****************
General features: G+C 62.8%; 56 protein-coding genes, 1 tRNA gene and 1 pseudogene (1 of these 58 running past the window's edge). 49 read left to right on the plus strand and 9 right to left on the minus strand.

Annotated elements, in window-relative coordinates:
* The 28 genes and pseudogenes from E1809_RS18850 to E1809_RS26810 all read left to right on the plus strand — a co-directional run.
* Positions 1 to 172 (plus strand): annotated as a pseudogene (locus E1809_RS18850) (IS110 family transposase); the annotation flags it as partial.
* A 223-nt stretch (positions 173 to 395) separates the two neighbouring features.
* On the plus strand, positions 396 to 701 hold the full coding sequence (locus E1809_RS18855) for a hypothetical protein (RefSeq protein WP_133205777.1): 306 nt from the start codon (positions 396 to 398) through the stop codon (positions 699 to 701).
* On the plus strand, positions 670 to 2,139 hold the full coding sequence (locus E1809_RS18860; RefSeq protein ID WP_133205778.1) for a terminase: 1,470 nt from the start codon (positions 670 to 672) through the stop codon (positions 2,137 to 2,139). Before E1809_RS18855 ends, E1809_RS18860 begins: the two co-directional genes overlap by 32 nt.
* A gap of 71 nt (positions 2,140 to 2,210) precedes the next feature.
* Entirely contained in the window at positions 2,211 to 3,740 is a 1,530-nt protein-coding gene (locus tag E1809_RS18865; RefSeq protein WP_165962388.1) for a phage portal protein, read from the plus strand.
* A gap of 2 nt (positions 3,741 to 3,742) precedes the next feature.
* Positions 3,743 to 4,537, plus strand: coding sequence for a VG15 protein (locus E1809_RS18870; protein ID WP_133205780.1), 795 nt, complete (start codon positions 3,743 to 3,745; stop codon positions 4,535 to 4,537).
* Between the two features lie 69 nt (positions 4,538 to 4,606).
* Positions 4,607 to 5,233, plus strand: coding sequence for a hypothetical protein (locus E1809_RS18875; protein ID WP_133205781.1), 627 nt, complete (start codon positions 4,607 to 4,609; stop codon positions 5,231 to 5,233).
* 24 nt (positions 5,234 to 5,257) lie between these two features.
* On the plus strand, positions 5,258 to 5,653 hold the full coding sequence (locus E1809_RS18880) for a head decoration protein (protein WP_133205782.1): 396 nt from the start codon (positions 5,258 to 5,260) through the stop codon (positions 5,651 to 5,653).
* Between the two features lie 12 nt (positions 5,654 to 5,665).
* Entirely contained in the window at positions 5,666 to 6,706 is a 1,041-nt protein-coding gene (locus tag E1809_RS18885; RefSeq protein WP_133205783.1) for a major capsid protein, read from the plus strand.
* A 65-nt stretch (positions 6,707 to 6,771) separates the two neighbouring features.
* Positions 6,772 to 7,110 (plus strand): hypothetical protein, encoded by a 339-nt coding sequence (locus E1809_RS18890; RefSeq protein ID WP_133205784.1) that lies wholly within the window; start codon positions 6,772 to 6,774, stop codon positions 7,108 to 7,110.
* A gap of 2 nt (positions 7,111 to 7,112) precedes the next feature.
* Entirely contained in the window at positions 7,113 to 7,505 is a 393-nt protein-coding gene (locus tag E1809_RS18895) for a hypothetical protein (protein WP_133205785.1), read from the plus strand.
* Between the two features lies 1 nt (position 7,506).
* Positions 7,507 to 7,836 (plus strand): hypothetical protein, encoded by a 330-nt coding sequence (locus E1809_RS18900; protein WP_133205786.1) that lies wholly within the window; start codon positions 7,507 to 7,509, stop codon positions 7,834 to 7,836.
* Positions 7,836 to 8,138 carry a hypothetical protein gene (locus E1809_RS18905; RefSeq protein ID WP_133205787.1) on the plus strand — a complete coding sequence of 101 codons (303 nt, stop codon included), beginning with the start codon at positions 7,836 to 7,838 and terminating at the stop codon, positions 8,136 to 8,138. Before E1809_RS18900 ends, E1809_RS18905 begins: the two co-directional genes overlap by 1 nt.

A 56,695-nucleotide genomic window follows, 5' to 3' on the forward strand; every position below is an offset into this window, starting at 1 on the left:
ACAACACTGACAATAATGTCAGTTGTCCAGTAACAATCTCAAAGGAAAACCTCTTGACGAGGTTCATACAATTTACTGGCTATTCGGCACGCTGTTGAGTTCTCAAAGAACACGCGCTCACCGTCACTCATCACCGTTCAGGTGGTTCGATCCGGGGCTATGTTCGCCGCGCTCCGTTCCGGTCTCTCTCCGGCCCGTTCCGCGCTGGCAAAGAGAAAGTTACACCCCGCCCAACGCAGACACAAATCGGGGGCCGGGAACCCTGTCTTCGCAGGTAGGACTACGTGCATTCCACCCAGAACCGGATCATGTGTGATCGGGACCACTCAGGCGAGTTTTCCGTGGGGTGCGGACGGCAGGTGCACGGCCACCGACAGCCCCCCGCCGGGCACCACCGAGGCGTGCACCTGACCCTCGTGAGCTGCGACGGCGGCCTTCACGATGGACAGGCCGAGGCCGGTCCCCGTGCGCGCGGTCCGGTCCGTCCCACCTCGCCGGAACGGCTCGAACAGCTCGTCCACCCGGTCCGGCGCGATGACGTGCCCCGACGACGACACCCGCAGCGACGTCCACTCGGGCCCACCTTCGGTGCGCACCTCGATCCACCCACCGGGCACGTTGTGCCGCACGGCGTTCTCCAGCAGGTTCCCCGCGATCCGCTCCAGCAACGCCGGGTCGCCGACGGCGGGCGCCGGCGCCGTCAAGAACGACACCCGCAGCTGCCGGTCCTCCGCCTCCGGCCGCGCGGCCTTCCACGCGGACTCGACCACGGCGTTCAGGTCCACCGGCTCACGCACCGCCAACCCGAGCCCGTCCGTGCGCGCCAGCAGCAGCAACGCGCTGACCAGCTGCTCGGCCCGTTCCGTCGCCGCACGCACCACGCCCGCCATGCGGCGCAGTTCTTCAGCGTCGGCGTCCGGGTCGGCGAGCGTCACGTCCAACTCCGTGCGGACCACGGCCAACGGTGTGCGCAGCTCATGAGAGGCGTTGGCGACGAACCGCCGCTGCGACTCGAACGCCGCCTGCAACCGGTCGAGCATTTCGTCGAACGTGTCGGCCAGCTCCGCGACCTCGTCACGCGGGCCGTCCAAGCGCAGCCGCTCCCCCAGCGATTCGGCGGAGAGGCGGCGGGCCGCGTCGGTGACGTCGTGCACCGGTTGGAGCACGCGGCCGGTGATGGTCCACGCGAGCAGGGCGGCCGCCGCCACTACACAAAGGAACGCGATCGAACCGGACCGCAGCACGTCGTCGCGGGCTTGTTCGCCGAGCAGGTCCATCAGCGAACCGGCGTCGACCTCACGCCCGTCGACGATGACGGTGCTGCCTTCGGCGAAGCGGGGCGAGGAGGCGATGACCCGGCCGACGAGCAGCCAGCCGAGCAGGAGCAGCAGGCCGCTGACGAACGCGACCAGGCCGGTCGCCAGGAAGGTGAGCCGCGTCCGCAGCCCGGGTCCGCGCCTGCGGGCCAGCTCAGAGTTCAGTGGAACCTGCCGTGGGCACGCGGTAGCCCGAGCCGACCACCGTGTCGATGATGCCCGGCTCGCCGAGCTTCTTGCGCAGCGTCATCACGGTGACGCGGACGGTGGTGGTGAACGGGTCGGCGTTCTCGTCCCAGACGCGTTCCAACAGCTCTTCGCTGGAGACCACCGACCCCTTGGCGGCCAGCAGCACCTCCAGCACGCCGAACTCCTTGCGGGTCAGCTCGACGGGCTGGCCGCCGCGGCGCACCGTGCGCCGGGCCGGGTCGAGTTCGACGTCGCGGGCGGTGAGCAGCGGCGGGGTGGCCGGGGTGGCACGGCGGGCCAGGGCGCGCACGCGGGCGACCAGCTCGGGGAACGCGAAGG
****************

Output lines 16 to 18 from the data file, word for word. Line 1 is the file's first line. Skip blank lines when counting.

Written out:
* Between the two features lie 12 nt (positions 5,654 to 5,665).
* Entirely contained in the window at positions 5,666 to 6,706 is a 1,041-nt protein-coding gene (locus tag E1809_RS18885; RefSeq protein WP_133205783.1) for a major capsid protein, read from the plus strand.
* A 65-nt stretch (positions 6,707 to 6,771) separates the two neighbouring features.